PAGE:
If you think that you can live off of SS, and better yet, that most people can find a job with a pension, you are dreaming.

      I, for one, refused to speculate in the stock market, because I think it's just gambling.  But I did invest my savings in real estate before the bubble burst.  I thought it would be low-yield, but pretty safe.  As did many people.  I didn't do it because I thought it was a get-rich-quick scheme, although I grant that there were many that saw it that way.

      I agree, I don't care if housing prices drop as long as it brought buyers back.  But in a lot of markets there are no buyers to be found at any price.  And that's due more to job insecurity than anything else.

      •  so you get old and sell your house: and then.... (5+ / 0-)

        .... where do you actually live?  

        Do you sell a house that's free & clear in exchange for the profit on the investment?   And how much profit is that?   And how long do you expect to be able to live on that profit?  

        Bluntly that comes down to gambling with your death date, by assuming you'll drop dead before the money runs out.  

        That's a disaster waiting to happen.

        There is no substitute for pensions or equivalent government entitlements.   And there is no substitute for progressive taxes to raise the money for the latter.   All else is gambling.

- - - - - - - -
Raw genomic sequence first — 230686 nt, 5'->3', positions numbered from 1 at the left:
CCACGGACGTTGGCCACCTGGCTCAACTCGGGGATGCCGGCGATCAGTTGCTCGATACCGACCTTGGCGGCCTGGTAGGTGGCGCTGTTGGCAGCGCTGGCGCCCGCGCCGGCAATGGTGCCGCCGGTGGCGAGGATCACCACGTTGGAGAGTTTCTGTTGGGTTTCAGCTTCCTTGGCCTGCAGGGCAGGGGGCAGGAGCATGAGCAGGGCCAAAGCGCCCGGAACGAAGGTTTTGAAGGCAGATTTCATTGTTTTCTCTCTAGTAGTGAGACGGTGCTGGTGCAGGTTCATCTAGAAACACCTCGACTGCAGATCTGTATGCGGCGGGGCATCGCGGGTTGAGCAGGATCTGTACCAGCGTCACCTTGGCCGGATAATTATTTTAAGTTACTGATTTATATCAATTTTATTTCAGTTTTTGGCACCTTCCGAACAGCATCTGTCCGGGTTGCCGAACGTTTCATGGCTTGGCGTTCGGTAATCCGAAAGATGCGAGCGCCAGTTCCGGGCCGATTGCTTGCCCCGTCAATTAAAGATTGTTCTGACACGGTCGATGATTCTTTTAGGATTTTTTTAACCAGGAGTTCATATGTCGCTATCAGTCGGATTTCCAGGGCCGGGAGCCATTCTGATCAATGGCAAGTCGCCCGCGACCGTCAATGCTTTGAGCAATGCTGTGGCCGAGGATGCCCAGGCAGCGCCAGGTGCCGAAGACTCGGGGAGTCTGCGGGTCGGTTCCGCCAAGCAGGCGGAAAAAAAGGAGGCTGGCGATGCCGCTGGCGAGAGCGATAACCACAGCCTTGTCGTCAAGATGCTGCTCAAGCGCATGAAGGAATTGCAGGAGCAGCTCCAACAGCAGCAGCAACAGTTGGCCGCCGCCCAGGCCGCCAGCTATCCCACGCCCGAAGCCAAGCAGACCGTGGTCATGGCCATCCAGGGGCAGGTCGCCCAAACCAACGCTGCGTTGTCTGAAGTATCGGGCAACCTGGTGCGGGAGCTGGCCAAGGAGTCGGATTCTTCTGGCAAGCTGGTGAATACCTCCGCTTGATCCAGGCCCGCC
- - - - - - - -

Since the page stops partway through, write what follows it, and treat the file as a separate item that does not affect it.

Engineers don't design physical infrastructure by gambling.  If they did, planes would fall out of the sky every day and bridges would collapse every week and electric & telecom grids would crash regularly.  

        I'll take engineers over gamblers any day of the week.  

    •  The banks need to share in the loss (3+ / 0-)
      Recommended by:
      Clues, Catte Nappe, Linda Wood

      Housing prices need to return to normal, pre-bubble, levels. That means an enormous loss of equity, probably the largest in history. But this equity was the result of the bubble and was never "real". This also means that houses are underwater, requiring an owner to show up at his closing with a large check. For many if not most owners that would be an impossibility.

      So here's the point. The housing bubble was an exercise in speculative nonsense. The investment banks made a killing off of using the massive, bogus equity created. Now the homeowner is stuck with the bill. This is wrong. The banks need to share in the loss. The shareholders,  the officers of the banks, and those who bought the securities backed by these mortgages need to share in the loss.

      I think that the mortgage documentation problem is real and that banks have no right to collect payments unless they have documentation with a real audit trail. But this is just a minor issue compared to the real, broad based loss of equity in homes, and the trail of horror for homeowners who can't afford mortgages written at the peak of the bubble. The banks created this stress by issuing irresponsible mortgages and then tanking the economy by these actions.